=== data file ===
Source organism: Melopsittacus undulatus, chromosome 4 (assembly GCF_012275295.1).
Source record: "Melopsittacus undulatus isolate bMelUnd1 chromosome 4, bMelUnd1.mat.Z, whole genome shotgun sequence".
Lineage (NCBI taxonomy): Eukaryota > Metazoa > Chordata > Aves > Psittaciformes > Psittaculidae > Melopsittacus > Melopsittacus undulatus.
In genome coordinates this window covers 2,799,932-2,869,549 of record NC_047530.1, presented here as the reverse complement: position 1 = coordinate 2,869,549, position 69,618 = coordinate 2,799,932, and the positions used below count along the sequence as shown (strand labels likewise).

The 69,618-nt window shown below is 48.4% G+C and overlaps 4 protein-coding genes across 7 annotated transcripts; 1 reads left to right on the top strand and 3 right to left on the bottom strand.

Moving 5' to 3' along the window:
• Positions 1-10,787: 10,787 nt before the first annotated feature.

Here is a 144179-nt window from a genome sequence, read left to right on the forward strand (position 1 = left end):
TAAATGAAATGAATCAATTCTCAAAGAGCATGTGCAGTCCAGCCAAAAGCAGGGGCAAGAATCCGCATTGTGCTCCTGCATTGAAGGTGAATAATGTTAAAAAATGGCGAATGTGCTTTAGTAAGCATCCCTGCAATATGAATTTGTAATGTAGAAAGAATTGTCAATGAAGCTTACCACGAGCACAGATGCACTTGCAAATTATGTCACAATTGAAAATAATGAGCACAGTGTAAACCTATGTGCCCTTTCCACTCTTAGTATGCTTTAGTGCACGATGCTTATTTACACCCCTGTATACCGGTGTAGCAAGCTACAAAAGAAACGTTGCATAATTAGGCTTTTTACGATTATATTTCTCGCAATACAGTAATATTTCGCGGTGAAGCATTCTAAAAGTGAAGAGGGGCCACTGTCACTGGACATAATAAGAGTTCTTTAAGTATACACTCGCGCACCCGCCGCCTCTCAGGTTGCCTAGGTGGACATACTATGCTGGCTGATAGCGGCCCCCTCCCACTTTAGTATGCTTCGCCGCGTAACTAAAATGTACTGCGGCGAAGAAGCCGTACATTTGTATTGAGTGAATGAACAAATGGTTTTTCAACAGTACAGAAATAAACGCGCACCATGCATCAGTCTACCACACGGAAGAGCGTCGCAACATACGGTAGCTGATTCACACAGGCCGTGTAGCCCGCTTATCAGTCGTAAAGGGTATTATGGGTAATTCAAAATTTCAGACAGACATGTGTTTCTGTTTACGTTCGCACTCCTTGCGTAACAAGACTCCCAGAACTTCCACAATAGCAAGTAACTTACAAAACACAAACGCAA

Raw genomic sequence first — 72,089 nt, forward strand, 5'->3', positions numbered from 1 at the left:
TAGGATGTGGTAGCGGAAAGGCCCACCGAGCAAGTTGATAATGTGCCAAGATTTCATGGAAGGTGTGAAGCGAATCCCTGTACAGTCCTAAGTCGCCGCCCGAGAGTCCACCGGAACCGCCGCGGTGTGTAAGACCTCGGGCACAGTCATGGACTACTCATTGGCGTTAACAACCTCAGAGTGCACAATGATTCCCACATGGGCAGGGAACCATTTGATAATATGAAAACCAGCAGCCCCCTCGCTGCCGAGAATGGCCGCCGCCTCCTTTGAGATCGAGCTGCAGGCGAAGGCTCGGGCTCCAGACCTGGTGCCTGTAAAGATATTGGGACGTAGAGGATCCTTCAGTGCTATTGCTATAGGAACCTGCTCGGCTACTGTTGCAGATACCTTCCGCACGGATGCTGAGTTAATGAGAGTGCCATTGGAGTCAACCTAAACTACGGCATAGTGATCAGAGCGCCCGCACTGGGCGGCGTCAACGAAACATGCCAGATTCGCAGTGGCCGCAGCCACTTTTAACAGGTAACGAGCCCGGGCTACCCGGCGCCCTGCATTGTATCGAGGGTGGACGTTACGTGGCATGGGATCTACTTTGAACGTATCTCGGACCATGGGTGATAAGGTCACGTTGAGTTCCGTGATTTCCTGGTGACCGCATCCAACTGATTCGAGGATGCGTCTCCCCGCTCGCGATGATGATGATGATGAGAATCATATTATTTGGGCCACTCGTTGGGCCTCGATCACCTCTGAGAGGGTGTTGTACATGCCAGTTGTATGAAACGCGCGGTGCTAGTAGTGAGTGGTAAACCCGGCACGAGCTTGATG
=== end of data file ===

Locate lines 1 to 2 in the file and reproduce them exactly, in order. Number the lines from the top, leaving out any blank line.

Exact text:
Source organism: Melopsittacus undulatus, chromosome 4 (assembly GCF_012275295.1).
Source record: "Melopsittacus undulatus isolate bMelUnd1 chromosome 4, bMelUnd1.mat.Z, whole genome shotgun sequence".